If you aren't reaching your strength training goals, it’s time to put down the light dumbbells and pick up a heavier set. When you begin exercising, light weights may produce results, but within a year you will transition from a novice to a more advanced exerciser. Lifting heavier weights pays off by changing your body composition and improving your health and fitness.
Defining heavy weights
According to the American Council on Exercise, heavy weight lifting requires using a weight that can be lifted three to 10 times with correct form. More specifically, lifting heavy weights is based on your one repetition max (1RM). This is the maximum amount of weight you can safely lift for one repetition of an exercise.
Beginners and heavy weights
Research shows that if you are new to exercise, you can improve strength with weights as low as 45-50% of your one repetition max. Studies suggest that beginners should start with weights that range from 50-60% of your one repetition max to ensure that you learn proper form before moving on to exercises with heavier weights.
Progress and plateaus
The American College of Sports Medicine’s (ACSM) position on resistance training is that more weight may be necessary to progress and continue to see results. Greater strength gains have been found when using a load that allows for 3-5 repetitions when compared to lighter weights that allow for higher repetitions. The ACSM recommends that once you can lift 1-2 repetitions beyond your goal during 2 consecutive workouts, it is time to increase the weight by 2-10%. Doing so will help to prevent strength training plateaus.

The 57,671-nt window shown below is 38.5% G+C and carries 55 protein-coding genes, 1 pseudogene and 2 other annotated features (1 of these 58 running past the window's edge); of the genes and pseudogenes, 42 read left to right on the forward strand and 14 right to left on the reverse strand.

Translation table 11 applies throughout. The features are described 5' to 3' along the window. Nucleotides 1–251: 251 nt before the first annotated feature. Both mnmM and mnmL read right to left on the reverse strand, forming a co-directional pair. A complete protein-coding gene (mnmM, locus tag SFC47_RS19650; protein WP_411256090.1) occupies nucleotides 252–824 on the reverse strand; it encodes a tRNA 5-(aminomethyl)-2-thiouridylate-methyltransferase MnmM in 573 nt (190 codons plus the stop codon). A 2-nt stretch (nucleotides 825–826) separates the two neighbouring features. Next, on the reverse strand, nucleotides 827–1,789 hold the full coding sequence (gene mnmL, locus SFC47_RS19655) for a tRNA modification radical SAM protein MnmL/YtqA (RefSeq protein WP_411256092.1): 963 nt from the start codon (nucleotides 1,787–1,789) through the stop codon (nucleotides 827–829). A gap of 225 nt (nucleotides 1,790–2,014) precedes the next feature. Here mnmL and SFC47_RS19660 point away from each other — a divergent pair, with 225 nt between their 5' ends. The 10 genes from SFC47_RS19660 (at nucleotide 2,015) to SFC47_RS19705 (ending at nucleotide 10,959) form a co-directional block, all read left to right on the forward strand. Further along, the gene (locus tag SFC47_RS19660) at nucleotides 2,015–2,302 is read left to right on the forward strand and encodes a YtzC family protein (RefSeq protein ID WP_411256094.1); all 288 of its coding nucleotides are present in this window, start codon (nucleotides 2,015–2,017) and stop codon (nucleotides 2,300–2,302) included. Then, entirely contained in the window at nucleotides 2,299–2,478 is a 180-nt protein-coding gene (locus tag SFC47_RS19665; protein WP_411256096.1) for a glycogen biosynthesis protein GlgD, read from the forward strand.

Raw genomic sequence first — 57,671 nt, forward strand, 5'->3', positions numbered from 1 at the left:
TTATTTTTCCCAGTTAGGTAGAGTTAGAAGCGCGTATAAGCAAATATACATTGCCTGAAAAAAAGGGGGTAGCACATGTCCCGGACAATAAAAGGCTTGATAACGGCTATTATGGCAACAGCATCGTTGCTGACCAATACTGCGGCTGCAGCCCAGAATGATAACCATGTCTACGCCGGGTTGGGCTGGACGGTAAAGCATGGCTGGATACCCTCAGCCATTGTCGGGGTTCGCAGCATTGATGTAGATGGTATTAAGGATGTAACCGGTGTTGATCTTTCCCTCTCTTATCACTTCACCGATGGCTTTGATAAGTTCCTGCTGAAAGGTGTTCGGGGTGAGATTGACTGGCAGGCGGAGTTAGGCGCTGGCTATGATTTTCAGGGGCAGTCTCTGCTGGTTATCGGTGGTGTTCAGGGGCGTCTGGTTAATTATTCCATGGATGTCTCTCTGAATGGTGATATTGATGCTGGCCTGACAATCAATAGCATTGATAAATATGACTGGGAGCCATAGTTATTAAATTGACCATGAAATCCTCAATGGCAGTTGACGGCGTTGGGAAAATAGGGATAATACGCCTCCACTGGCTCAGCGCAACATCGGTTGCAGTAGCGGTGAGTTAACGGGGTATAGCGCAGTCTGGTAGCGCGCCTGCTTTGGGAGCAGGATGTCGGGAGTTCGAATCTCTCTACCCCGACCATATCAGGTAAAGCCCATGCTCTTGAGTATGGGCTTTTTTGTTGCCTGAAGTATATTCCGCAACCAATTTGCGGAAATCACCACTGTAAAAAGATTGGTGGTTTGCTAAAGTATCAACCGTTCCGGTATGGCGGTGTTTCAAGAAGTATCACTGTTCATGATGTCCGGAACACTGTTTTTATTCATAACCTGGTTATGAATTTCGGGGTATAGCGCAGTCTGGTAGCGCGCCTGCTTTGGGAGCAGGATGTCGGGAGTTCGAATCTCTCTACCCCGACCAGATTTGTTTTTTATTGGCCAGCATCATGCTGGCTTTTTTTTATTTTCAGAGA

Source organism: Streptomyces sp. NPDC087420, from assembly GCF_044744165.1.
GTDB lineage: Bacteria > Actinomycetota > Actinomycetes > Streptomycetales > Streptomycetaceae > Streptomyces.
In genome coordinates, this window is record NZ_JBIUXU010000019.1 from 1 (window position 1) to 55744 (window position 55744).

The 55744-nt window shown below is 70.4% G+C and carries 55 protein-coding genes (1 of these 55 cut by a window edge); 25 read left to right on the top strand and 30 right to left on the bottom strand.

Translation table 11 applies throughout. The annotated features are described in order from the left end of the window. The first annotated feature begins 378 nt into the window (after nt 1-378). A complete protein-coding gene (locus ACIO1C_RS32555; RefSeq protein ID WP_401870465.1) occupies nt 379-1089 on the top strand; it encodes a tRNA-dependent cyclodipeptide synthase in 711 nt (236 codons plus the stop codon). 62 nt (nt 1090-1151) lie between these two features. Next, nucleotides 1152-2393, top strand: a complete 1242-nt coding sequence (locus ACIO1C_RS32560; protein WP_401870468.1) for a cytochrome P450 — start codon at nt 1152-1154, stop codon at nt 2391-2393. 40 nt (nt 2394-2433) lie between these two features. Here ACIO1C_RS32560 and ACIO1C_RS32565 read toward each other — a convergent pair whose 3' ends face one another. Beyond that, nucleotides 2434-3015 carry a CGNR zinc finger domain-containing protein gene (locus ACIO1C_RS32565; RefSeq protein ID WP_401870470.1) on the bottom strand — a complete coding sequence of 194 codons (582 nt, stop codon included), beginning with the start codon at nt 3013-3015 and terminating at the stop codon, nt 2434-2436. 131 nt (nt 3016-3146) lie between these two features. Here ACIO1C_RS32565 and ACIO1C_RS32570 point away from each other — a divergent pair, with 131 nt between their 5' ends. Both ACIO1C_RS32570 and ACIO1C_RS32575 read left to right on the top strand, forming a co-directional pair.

Tips for incorporating heavier weights
The method for determining a one repetition max differs depending on the exercise and the muscle group. While it is a simple test, seek the assistance of a qualified fitness trainer to help you establish this baseline. Then seek his or her assistance in developing an effective program. Studies show that when self-selecting the intensity for resistance training it is often too low, often only 38-58% of the one repetition max.
To improve muscular strength, the ACSM recommends that beginner to intermediate exercisers select weights that are 60-70% of your one repetition max. Start with 1-3 sets of 8-12 repetitions. Advanced exercisers should aim for loads 80-100% of the one repetition max with 2-6 sets of 1-8 repetitions. The heavier you lift, the longer your rest period should be. Beginner and intermediate programs with lighter loads should include a 1-2 minute rest between exercises using the same muscle groups, while programs with heavier loads should increase the rest period to 2-3 minutes.
Athletes use some of the best sports-specific training to improve fitness, speed, and strength. You don’t have to be an athlete to take advantage of the same effective exercises. By incorporating more challenging moves and using them in a way that matches your fitness level, you can gain similar benefits for health and exercise performance.
Cycling Sprint Intervals
Whether you cycle on the open road or hop on a stationary bike at the gym, sprint intervals will improve your cardiovascular fitness and increase calorie burn. Sprint intervals are a form of high intensity interval training (HIIT), a type of exercise that research shows improves aerobic and anaerobic fitness and insulin resistance.
How to do it: Set your stationary bike to a comfortable resistance that matches how you would feel cycling on a flat route. Start with 15 to 30 second sprints, cycling as fast as you can. Recover at a moderate pace for 2 minutes. Repeat the intervals throughout your workout. You can gradually increase your sprint time, decrease your recovery time, or increase your resistance to make the session more challenging.